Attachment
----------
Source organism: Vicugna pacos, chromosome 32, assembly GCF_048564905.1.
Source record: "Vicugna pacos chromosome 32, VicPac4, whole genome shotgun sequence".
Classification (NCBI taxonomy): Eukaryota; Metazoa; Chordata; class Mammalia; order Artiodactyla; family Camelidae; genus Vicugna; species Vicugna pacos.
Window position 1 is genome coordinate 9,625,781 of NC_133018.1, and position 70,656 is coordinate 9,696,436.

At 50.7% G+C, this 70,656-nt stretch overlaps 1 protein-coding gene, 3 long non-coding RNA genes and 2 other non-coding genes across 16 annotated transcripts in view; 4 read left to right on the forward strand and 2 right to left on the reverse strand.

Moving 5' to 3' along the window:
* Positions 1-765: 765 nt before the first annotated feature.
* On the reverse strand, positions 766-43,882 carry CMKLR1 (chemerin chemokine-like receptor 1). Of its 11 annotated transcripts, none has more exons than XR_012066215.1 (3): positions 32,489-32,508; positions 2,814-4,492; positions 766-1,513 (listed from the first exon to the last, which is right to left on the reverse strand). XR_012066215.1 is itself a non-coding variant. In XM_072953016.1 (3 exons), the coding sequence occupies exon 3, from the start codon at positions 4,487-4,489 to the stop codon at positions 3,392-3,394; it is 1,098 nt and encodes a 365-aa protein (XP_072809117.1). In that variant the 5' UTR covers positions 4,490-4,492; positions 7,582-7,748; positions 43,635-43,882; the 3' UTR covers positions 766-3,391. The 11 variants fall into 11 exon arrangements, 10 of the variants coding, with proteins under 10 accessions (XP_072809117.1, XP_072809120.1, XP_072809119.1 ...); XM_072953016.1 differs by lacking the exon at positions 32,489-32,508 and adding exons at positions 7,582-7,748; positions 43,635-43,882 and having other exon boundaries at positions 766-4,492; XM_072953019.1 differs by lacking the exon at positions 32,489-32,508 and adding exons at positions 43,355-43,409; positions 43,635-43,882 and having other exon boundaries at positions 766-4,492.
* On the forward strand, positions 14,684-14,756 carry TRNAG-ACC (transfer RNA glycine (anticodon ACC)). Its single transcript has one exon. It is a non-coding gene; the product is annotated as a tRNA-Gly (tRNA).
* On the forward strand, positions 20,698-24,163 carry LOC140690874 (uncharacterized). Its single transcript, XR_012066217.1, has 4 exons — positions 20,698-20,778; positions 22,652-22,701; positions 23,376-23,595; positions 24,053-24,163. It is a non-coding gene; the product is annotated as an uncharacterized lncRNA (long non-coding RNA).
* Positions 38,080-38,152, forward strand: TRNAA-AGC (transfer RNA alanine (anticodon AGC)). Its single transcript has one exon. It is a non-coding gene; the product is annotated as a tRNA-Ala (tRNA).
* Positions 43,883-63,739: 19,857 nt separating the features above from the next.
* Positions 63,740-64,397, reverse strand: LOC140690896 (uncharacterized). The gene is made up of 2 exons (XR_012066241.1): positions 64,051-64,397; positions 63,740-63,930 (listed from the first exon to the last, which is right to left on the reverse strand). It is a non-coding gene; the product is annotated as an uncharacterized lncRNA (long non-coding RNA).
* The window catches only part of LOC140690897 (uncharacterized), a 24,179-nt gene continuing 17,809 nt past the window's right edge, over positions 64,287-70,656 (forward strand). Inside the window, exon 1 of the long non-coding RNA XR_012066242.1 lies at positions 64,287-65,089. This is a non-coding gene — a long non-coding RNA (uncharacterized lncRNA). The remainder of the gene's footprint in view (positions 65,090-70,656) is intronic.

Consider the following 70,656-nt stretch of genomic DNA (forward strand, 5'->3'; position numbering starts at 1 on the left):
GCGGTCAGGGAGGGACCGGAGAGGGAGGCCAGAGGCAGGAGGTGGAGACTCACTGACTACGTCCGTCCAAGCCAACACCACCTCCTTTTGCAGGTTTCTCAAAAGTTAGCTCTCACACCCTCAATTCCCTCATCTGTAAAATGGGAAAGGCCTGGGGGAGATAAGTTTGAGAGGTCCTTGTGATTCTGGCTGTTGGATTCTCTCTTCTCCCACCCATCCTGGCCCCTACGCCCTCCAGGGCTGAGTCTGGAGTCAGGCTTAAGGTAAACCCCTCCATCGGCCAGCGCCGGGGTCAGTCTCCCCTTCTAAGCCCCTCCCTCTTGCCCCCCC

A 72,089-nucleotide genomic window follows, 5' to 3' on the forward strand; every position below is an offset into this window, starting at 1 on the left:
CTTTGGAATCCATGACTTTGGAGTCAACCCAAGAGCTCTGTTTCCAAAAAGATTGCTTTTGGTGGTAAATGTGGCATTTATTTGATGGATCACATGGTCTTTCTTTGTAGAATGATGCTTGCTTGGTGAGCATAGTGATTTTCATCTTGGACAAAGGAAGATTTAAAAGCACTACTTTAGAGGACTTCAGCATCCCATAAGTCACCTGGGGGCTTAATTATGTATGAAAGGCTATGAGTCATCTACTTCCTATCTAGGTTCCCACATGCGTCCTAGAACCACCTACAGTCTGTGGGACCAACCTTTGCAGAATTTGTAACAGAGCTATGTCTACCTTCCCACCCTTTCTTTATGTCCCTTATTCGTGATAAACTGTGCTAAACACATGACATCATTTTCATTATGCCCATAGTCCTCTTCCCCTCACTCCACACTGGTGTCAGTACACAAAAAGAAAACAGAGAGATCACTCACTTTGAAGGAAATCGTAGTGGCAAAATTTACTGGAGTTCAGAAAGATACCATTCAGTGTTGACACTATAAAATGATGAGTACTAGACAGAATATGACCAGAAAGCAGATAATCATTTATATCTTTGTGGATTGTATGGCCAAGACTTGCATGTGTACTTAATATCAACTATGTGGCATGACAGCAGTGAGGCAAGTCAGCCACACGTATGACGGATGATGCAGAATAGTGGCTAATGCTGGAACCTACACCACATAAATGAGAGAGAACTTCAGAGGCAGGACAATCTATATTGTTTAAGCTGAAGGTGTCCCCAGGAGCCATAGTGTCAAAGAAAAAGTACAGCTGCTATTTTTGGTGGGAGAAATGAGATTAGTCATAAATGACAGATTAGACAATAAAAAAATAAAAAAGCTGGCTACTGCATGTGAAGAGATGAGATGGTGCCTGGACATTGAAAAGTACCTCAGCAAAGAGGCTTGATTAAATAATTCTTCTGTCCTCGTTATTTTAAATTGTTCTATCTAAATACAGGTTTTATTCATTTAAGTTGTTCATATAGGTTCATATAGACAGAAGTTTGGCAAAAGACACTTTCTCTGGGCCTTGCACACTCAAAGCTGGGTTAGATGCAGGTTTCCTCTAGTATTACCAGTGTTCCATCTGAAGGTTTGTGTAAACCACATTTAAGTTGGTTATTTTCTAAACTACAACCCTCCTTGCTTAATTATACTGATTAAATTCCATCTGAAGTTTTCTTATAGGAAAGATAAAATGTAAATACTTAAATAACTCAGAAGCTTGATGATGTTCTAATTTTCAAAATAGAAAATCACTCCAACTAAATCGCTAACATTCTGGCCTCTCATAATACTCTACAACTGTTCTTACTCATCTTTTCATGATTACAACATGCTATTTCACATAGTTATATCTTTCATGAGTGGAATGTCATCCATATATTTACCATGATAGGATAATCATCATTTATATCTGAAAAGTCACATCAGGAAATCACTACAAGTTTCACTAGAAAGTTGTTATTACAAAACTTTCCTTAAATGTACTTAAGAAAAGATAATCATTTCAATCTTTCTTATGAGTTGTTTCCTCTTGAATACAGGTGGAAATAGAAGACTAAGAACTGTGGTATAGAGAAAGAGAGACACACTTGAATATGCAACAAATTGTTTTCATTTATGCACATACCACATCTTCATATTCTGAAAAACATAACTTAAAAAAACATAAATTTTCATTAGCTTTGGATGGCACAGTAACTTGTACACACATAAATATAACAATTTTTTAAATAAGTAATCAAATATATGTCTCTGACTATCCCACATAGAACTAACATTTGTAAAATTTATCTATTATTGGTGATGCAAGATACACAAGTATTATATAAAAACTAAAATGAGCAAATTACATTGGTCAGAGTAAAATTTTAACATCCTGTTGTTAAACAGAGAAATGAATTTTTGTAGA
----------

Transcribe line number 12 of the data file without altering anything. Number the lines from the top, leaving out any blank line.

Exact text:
* Positions 43,883-63,739: 19,857 nt separating the features above from the next.